Presymptomatic Identification of CDH1 Germline Mutation in a Healthy Korean Individual With Family History of Gastric Cancer

Ann Lab Med. 2014 Sep;34(5):386-9. doi: 10.3343/alm.2014.34.5.386. Epub 2014 Aug 21.

Abstract

Gastric cancer (GC) is one of the most common cancers with high morbidity and mortality. Familial GC is seen in 10% of cases, and approximately 3% of familial GC cases arise owing to hereditary diffuse gastric cancer (HDGC). CDH1, which encodes the protein E-cadherin, is the only gene whose mutations are associated with HDGC. Screening for the familial GC-predisposing gene has been neglected in high-risk countries such as Korea, China, and Japan, where all the cases have been attributed to Helicobacter pylori or other carcinogens. Screening for the GC-causing CDH1 mutation may provide valuable information for genetic counseling, testing, and risk-reduction management for the as-yet unaffected family members. An asymptomatic 44-yr-old Korean male visited our genetic clinic for consultation owing to his family history of GC. Eventually, c.1018A>G in CDH1, a known disease-causing mutation, was found. As of the publication time, the individual is alive without the evidence of GC, and is on surveillance. To our knowledge, this is the first Korean case of presymptomatic detection of CDH1 mutation, and it highlights the importance of genetic screening for individuals with a family history of GC, especially in high-risk geographical areas.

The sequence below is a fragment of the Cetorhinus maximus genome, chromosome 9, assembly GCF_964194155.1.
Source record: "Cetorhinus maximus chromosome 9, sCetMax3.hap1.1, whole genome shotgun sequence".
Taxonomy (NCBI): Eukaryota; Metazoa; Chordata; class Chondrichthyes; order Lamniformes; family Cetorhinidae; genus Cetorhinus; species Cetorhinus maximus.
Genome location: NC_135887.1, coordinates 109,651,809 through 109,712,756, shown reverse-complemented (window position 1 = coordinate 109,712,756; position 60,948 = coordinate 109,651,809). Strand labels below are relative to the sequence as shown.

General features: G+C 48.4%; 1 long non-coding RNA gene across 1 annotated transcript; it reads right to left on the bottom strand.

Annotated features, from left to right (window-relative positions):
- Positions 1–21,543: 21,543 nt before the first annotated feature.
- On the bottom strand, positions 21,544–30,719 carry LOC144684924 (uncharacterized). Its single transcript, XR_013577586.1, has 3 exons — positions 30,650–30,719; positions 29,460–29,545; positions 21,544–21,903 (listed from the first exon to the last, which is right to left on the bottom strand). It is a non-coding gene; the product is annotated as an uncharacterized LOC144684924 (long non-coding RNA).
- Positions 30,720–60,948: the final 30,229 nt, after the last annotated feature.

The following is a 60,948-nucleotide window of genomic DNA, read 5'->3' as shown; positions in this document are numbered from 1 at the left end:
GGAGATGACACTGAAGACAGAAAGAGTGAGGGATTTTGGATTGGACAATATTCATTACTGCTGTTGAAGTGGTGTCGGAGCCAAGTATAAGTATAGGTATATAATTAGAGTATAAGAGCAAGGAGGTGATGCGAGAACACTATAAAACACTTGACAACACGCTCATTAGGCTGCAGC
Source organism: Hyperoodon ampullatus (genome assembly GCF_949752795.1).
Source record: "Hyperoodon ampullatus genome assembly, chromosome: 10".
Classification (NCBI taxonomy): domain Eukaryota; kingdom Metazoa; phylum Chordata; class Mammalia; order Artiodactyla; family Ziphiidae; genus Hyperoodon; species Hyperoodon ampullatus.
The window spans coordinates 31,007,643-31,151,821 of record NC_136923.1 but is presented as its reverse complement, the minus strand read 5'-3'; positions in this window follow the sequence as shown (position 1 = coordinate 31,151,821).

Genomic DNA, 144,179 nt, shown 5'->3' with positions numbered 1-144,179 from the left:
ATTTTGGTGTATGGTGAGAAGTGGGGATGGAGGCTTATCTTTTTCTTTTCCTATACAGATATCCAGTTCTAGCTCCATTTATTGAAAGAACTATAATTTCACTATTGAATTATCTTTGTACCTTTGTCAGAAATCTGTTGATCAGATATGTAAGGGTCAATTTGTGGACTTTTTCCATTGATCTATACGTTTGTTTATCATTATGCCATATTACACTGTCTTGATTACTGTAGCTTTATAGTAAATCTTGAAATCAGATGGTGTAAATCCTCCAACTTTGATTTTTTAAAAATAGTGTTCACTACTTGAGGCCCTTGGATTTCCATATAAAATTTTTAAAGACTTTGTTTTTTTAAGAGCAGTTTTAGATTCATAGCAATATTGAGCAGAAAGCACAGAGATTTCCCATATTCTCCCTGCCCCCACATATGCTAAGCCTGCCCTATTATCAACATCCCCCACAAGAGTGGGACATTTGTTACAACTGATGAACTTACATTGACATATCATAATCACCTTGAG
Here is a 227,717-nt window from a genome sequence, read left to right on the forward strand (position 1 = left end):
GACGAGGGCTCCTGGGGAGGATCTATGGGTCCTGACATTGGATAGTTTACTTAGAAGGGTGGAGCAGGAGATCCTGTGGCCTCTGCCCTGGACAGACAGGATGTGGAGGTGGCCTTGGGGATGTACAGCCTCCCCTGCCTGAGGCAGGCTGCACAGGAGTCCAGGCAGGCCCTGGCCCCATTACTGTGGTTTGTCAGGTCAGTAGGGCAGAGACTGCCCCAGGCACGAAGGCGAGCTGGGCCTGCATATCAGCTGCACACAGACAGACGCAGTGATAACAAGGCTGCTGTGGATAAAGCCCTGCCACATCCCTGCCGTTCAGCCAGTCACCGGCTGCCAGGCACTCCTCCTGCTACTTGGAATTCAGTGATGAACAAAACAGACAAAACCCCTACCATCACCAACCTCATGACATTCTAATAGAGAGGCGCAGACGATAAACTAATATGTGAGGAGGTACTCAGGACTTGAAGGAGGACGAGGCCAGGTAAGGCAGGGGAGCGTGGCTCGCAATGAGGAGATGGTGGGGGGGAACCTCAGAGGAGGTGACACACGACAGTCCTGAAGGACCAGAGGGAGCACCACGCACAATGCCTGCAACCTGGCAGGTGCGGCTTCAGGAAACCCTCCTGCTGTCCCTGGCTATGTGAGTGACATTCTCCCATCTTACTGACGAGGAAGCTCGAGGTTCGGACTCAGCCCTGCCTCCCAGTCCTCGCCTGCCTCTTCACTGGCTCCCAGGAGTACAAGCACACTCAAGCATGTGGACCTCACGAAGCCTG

Keywords: Asymptomatic; CDH1; Hereditary; Neoplasms; Stomach.

Publication types

  • Case Reports
  • Research Support, Non-U.S. Gov't

MeSH terms

  • Adult
  • Antigens, CD
  • Asian Continental Ancestry Group / genetics*
  • Cadherins / genetics*
  • Exons
  • Genetic Counseling
  • Genetic Predisposition to Disease
  • Genetic Testing
  • Germ-Line Mutation
  • Heterozygote
  • Humans
  • Male
  • Pedigree
  • Republic of Korea
  • Sequence Analysis, DNA
  • Stomach Neoplasms / genetics*
  • Stomach Neoplasms / pathology

Substances

  • Antigens, CD
  • CDH1 protein, human
  • Cadherins